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Ulster Confucius Institute Hailed as Cultural Milestone

20 September 2011

The setting up of the Confucius Institute of Northern Ireland at the University of Ulster (CINIU) is a milestone in the relationship between both countries, according to a senior Chinese diplomat.

The Chinese Consul General for Northern Ireland and Scotland Li Ruiyou told MLAs, members of the Chinese community, business people and academics at a dinner at Stormont to mark China National Day he was encouraged by the steady and vigorous development of collaboration and exchanges between Northern Ireland and China in business and education.

"I'm very happy to know that the Confucius Institute at Ulster will soon be established," he said.

"This is a milestone in education and cultural exchanges between China and Northern Ireland.

"The establishment of the Confucius Institute at Ulster will not only expand the learning and teaching of Chinese language and culture but it will help the business people of Northern Ireland know more about China, so as to become better prepared and more competitive in China's market.

"I'm sure many of these people will be envoys of friendship between Northern Ireland and China. Our cooperation will be anchored on a solid foundation. For this, we owe our gratitude to the University of Ulster for its untiring efforts and to the Northern Ireland Executive and the Assembly for their strong support."

Earlier this month it was confirmed that  Hanban, an offshoot of the Chinese Ministry of Education, had sanctioned the setting up of Northern Ireland's only Confucius Institute at the University of Ulster.

With headquarters at the Coleraine campus and offices on its Belfast city centre campus, the Confucius Institute for Northern Ireland at the University of Ulster (CINIU) is a collaboration with Zhejiang University of Media and Communications in southeastern China.

CINIU will not be solely focussed on the teaching of Mandarin Chinese.

Like the 322 other Confucius Institutes operating in universities in 50 countries, CINIU will encourage private and public sector companies and organisations wishing to trade and engage with China to study not only the language but the business and administrative culture, its customs and practices to gain a competitive advantage.

CINIU will promote the training of primary and secondary school teachers in teaching the Chinese language, history and culture to their pupils as well as facilitating artistic, cultural and academic exchanges between China and Northern Ireland.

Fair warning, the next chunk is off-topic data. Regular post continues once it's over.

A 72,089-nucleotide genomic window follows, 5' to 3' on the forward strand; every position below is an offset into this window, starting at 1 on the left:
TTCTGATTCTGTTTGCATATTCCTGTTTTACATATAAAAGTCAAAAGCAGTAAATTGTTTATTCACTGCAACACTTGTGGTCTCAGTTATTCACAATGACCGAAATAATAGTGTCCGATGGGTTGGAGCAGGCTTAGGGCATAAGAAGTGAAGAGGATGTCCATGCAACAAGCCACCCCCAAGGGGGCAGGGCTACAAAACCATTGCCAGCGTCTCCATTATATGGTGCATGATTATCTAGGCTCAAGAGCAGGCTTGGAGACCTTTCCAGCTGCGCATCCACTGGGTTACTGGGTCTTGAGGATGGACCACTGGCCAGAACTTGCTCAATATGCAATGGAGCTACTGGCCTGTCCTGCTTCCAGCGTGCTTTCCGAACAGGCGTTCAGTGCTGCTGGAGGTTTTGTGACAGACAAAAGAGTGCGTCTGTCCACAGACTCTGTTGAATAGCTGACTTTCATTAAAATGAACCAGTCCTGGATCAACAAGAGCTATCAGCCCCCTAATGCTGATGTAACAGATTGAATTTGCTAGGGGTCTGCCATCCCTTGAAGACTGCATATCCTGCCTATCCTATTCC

The chair of the Northern Ireland Assembly's Committee for the Office of the First Minister and Deputy First Minister, Tom Elliott MLA also welcomed the setting up of CINIU.

"The committee hopes that this dinner will mark the beginning of a new era of closer ties between Northern Ireland and China and Members see the establishment of the Confucius Institute at the University of Ulster as an excellent example of that new era," Mr Elliott said.

"We look forward to forging closer cultural and economic ties in the months and years ahead.

"The work of the institutes is not confined to universities. They also promote an understanding of the Chinese language, culture and customs with events in schools, businesses and other organisations wishing to engage with China.

"The institute at the University of Ulster will enable businesses to develop an understanding of Chinese business practices and culture through a series of tailor-made courses for their firms. An understanding of the Chinese way of doing business, of Chinese customs and practices and a working knowledge of the Chinese language will greatly assist businesses wishing to establish a foothold in Chinese markets."

Professor Pól Ó Dochartaigh, Dean of the Faculty of the Arts, welcomed the support CINIU had received in the political, business, cultural and educational communities in Northern Ireland and China.

"This is a very exciting development not just for the University of Ulster or our partner university in Zhejiang but for Northern Ireland and for China," he said.

"With China poised to take over as the world's largest economy, Northern Ireland cannot afford to focus solely on relationships with Boston and Berlin. It must also develop a relationship with Beijing. A working knowledge of China's languages, cultures, customs and practices will give people Northern Ireland a competitive advantage as it develops those relationships."